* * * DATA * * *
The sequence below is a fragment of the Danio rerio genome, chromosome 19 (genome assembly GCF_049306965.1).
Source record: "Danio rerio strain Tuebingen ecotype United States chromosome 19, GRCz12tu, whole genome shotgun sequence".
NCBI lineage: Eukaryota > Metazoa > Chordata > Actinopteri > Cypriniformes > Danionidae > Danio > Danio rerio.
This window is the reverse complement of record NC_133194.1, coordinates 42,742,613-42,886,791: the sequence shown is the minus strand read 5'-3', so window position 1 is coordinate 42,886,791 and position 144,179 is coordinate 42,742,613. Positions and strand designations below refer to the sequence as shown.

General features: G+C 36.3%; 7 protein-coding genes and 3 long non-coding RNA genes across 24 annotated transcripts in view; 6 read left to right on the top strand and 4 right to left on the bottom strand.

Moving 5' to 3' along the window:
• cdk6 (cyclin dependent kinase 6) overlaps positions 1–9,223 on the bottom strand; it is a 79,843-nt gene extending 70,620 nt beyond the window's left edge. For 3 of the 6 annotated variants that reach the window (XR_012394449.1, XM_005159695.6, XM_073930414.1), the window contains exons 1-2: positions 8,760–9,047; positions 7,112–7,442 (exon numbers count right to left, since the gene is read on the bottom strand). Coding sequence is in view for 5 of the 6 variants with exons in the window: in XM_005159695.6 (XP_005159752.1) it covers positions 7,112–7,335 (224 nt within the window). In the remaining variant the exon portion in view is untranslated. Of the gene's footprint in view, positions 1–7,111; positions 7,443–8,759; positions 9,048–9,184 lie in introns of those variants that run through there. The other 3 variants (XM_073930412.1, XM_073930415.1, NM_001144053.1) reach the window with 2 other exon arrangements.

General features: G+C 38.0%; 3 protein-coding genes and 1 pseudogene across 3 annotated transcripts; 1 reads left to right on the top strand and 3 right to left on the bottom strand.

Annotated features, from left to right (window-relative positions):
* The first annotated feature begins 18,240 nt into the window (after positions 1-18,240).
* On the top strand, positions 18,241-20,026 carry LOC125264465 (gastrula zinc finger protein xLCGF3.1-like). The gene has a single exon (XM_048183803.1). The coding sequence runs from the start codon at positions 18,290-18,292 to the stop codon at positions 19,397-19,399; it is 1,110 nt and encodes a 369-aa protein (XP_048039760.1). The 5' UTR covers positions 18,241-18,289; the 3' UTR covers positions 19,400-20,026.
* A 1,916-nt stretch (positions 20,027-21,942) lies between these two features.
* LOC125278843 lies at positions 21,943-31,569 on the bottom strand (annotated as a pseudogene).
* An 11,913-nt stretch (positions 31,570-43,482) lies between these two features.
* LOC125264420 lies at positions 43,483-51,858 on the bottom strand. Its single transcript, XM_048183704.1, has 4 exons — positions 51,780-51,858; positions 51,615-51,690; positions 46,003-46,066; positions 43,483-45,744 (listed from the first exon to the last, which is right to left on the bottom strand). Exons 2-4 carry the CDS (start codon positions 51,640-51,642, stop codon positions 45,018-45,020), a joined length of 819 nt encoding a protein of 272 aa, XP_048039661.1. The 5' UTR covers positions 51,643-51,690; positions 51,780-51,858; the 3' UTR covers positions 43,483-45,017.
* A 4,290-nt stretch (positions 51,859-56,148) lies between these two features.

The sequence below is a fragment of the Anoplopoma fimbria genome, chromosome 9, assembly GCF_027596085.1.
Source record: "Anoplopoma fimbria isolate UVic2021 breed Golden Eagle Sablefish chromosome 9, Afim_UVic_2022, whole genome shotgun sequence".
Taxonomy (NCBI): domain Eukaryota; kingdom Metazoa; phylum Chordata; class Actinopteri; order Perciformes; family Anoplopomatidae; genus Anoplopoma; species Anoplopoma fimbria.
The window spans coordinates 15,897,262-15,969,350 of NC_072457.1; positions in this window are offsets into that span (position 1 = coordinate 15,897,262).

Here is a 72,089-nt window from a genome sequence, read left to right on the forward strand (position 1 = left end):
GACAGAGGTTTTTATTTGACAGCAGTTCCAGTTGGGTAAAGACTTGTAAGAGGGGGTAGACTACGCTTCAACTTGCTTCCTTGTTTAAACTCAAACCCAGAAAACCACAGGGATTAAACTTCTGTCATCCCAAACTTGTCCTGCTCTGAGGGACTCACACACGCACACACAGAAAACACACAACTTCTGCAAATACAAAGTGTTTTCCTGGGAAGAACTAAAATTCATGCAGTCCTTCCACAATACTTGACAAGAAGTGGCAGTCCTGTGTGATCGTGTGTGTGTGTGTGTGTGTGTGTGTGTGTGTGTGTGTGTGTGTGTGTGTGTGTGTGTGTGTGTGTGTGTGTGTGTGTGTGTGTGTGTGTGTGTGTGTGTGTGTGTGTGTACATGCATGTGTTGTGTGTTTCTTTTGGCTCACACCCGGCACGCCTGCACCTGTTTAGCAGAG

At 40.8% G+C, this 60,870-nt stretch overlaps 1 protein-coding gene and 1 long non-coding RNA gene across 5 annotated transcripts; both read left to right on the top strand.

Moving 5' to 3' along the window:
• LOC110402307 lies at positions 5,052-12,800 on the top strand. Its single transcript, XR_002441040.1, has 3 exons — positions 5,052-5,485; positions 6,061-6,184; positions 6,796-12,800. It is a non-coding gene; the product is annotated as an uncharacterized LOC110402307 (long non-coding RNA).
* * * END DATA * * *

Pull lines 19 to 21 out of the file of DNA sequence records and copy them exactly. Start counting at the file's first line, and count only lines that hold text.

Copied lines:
Taxonomy (NCBI): domain Eukaryota; kingdom Metazoa; phylum Chordata; class Actinopteri; order Perciformes; family Anoplopomatidae; genus Anoplopoma; species Anoplopoma fimbria.
The window spans coordinates 15,897,262-15,969,350 of NC_072457.1; positions in this window are offsets into that span (position 1 = coordinate 15,897,262).

Here is a 72,089-nt window from a genome sequence, read left to right on the forward strand (position 1 = left end):